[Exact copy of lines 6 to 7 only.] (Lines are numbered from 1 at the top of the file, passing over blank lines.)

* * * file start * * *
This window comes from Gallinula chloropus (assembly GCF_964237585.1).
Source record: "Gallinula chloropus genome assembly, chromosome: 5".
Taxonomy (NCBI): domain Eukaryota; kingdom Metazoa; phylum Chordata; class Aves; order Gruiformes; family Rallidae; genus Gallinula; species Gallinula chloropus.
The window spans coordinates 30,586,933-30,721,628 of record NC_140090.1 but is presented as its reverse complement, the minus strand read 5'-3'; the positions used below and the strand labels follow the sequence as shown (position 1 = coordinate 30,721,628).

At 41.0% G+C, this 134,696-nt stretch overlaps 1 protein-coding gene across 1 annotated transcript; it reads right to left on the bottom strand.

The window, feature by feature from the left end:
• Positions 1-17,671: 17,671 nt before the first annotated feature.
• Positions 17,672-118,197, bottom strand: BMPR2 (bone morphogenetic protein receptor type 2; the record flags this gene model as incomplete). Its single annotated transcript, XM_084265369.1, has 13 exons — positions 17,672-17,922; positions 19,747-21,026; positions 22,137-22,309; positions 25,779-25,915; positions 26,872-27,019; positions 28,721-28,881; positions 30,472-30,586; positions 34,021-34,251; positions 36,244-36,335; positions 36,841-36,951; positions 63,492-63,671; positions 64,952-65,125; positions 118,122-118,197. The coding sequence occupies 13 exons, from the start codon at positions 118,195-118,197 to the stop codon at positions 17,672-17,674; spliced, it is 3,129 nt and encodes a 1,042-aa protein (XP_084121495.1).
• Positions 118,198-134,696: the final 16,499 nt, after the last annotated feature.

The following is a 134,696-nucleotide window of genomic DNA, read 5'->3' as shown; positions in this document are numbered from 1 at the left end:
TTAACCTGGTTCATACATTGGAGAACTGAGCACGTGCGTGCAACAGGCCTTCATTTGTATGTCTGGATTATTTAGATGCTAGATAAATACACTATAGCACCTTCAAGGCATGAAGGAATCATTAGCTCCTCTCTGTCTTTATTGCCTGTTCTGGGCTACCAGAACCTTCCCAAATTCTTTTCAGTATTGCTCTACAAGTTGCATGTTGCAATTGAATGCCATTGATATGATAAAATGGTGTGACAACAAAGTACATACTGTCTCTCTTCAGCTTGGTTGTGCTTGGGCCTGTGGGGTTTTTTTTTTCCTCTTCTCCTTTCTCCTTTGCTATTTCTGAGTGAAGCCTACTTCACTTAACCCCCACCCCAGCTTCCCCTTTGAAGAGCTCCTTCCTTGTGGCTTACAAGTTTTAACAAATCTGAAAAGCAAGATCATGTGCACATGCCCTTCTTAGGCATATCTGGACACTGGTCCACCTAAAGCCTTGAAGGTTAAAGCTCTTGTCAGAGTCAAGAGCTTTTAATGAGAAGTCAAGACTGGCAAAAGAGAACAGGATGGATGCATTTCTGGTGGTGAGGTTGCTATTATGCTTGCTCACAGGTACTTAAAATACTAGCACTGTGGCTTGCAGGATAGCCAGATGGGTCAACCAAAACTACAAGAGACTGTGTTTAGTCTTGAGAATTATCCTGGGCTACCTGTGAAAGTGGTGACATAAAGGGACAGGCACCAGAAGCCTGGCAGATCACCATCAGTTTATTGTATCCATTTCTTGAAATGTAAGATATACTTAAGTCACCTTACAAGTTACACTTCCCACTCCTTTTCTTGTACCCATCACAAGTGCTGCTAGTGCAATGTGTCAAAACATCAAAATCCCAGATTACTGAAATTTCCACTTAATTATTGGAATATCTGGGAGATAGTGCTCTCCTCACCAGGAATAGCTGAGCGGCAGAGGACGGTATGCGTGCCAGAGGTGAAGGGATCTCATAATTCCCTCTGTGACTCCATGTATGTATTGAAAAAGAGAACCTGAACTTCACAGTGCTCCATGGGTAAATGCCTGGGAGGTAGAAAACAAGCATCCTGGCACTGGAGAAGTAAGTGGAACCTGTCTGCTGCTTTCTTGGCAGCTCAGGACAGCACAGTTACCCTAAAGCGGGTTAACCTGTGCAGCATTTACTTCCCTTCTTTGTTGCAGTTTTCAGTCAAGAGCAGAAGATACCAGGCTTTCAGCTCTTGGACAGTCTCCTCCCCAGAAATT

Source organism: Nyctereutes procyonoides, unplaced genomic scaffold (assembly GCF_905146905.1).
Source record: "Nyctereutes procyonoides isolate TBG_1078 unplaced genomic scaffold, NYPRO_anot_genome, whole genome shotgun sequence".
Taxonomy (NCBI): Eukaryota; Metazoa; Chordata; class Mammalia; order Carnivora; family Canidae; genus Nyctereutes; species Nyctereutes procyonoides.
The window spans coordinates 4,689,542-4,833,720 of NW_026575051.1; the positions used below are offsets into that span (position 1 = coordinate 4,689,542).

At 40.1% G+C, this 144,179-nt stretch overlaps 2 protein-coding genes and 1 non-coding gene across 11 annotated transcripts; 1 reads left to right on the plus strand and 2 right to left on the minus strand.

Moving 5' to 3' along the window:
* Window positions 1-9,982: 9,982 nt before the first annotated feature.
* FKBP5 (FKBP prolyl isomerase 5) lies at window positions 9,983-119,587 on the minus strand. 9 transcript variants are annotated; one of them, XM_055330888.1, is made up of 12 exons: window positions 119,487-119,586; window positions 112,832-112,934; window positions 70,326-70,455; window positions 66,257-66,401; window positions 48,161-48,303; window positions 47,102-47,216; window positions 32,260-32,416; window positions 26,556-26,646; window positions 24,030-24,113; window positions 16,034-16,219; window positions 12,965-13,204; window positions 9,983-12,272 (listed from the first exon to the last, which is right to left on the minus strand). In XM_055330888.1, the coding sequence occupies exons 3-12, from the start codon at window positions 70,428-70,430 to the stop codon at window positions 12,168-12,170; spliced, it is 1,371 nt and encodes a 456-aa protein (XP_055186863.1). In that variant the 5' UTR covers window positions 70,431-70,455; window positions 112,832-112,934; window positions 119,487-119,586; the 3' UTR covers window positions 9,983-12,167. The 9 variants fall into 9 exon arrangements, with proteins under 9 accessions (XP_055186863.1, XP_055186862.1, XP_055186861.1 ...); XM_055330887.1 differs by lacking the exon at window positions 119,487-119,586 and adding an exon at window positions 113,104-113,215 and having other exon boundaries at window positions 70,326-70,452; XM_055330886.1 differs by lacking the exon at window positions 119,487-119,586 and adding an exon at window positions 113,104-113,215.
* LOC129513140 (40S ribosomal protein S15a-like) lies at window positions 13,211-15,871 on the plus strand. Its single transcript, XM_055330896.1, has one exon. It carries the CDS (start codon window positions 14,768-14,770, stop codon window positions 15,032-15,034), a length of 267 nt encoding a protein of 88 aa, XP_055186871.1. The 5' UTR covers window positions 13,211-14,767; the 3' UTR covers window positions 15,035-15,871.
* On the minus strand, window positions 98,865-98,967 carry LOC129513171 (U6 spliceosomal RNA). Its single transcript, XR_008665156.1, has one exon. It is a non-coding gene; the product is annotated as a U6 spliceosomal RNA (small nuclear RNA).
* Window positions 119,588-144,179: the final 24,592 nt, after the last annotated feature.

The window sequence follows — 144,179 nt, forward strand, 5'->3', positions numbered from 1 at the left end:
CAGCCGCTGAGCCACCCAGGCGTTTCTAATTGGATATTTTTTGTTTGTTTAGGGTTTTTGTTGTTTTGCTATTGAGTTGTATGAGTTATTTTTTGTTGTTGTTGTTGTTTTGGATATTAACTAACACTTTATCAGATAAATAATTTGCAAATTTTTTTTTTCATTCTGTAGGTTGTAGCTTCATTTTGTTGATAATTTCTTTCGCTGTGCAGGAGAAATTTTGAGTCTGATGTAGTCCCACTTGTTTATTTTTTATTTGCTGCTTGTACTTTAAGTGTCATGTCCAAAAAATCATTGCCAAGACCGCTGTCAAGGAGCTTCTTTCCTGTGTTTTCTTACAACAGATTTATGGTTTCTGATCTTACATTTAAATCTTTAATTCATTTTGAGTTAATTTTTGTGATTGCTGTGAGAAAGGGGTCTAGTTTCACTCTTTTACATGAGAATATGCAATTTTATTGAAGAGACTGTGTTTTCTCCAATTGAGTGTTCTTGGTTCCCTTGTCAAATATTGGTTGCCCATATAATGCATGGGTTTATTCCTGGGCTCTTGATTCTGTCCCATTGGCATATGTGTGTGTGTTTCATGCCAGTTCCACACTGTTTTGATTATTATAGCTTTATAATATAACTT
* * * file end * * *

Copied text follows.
The window, feature by feature from the left end:
• Positions 1-17,671: 17,671 nt before the first annotated feature.